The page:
Provided by the National Children’s Advocacy Center


 Physical and Behavioral Indicators of Abuse

Physical Abuse

 Unexplained bruises (in various stages of healing)

Unexplained burns, especially cigarette burns or immersion burns

Unexplained fractures, lacerations or abrasions

Swollen areas

Evidence of delayed or inappropriate treatment for injuries

Self destructive

Withdrawn and/or aggressive - behavioral extremes

Arrives at school early or stays late as if afraid to be at home

Chronic runaway (adolescents)

Complains of soreness or moves uncomfortably

Wears clothing inappropriate to weather, to cover body

Bizarre explanation of injuries

Wary of adult contact


Physical Neglect


Unattended medical needs

Consistent lack of supervision

Consistent hunger, inappropriate dress, poor hygiene

Lice, distended stomach, emaciated

Inadequate nutrition

Regularly displays fatigue or listlessness, falls asleep in class

Steals food, begs from classmates

Reports that no caretaker is at home

Frequently absent or tardy

Self destructive

School dropout (adolescents)

Extreme loneliness and need for affection


Sexual Abuse

Sexual abuse may be non-touching: obscene language, pornography, exposure – or touching: fondling, molesting, oral sex, intercourse

Torn, stained or bloody underclothing

Pain, swelling or itching in genital area

Difficulty walking or sitting

Bruises or bleeding in genital area

Venereal disease

Frequent urinary or yeast infections

Excessive seductiveness

Role reversal, overly concerned for siblings

Massive weight change

Suicide attempts (especially adolescents)

Inappropriate sex play or premature understanding of sex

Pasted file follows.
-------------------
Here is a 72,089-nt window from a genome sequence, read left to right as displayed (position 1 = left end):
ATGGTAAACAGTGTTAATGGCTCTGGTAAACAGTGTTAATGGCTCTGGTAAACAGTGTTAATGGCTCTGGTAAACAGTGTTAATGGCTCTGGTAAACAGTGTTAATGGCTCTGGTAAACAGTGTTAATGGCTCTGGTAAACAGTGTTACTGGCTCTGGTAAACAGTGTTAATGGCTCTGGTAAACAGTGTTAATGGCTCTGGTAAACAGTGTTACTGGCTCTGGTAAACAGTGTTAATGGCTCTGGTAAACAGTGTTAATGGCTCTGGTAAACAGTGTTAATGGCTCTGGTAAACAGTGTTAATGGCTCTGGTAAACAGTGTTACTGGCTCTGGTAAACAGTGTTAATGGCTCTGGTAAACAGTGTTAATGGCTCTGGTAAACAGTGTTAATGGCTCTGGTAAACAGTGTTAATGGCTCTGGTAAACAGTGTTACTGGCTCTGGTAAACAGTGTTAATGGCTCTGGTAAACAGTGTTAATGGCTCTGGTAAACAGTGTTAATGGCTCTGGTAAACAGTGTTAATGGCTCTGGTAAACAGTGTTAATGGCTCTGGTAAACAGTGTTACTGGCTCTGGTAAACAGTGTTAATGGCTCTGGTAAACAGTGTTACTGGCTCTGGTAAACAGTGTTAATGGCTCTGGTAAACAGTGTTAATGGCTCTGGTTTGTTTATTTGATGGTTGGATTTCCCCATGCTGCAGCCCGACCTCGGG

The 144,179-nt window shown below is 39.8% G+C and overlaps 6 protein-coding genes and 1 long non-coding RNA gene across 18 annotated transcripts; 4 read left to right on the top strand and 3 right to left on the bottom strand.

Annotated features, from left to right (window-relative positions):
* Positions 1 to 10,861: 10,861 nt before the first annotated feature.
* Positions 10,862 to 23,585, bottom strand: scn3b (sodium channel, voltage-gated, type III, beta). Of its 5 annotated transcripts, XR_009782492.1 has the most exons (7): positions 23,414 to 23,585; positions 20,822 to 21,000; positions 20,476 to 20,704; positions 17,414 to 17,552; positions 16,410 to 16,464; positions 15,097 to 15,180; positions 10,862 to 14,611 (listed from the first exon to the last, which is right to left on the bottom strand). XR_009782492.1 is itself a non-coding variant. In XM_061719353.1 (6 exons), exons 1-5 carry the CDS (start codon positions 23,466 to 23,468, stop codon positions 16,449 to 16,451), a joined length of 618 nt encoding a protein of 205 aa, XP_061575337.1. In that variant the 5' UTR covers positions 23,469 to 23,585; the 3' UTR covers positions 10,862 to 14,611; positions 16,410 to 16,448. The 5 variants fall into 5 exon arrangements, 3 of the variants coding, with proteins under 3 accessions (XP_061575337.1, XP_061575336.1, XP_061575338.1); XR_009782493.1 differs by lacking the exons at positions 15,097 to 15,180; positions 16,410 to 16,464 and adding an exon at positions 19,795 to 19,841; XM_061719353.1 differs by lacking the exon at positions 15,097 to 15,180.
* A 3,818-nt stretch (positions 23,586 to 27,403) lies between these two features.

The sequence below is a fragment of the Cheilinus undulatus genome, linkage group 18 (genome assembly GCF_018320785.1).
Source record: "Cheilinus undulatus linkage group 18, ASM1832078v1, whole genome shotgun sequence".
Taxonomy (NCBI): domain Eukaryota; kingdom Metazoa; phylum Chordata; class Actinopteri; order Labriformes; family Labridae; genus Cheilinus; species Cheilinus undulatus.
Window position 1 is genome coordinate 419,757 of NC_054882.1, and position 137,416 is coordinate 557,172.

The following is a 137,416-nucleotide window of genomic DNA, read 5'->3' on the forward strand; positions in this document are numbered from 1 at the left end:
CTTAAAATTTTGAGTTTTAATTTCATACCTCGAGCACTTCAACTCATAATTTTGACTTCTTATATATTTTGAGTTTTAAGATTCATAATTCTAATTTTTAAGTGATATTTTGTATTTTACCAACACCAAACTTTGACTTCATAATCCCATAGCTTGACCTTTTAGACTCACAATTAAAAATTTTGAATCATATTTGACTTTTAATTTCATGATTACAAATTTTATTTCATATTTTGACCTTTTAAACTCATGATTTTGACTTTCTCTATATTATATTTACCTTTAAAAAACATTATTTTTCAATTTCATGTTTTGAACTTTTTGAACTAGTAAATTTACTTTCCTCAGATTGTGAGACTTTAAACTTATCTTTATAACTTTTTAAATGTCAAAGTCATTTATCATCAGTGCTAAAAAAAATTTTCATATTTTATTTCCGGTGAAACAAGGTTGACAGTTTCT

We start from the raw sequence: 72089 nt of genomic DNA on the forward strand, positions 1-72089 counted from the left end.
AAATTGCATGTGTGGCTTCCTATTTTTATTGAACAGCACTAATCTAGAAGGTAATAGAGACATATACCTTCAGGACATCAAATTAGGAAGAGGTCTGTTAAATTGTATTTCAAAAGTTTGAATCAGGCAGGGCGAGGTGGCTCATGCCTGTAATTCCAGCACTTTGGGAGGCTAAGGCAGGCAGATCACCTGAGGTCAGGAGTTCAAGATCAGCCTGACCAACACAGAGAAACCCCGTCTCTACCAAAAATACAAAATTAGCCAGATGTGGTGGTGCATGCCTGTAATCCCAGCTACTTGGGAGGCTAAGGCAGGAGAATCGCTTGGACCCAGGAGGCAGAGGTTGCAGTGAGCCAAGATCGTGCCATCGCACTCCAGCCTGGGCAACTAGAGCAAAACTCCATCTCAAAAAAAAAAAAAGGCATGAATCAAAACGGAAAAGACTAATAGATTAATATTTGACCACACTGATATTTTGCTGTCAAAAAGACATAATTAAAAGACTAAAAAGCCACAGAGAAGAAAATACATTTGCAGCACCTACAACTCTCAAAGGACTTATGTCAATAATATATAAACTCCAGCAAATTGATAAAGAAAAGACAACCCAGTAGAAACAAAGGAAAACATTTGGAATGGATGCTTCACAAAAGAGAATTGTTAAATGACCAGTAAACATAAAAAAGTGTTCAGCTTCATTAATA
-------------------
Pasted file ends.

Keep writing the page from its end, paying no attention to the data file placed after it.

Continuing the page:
Threatened by physical contact, closeness


Emotional Abuse

Emotional abuse may be name-calling, insults, put-downs, etc., or it may be terrorization, isolation, humiliation, rejection, corruption, ignoring

Speech disorders

Delayed physical development

Substance abuse

Ulcers, asthma, severe allergies

Habit disorder (sucking, rocking, biting)

Antisocial, destructive

Neurotic traits (sleep disorders, inhibition of play)

Passive and aggressive - behavioral extremes

Delinquent behavior (especially adolescents)

Developmentally delayed

Adapted from the Educator’s Resource Manual on Child Abuse, 3rd Edition.

Provided by the National Children’s Advocacy Center


For information on:


Bullying – Tips for Parents:



Girls and Bullying:

Teaching Kids about Bullying:


Conflict Resolution:

Talking to Youth after a Disaster or Traumatic Event:

What to do if your Child Discloses Sexual Abuse:

Media Reviews with Family Discussion Starters:

Community Safety:

Gang Violence and Prevention:

Neighborhood Safety:

School Safety:


7 Media-Savvy Skills for Parents:

A Parent’s Guide to Facebook:

Cell Phone Safety Tips:

Comprehensive Directory of Online Safety Resources:

Family Contract for Online Safety:

How to Check your Computer’s History:

Internet safety, computers, and the internet:;;

Text and IM Acronyms:

Tips for Strong, Secure Passwords:

Twitter 101: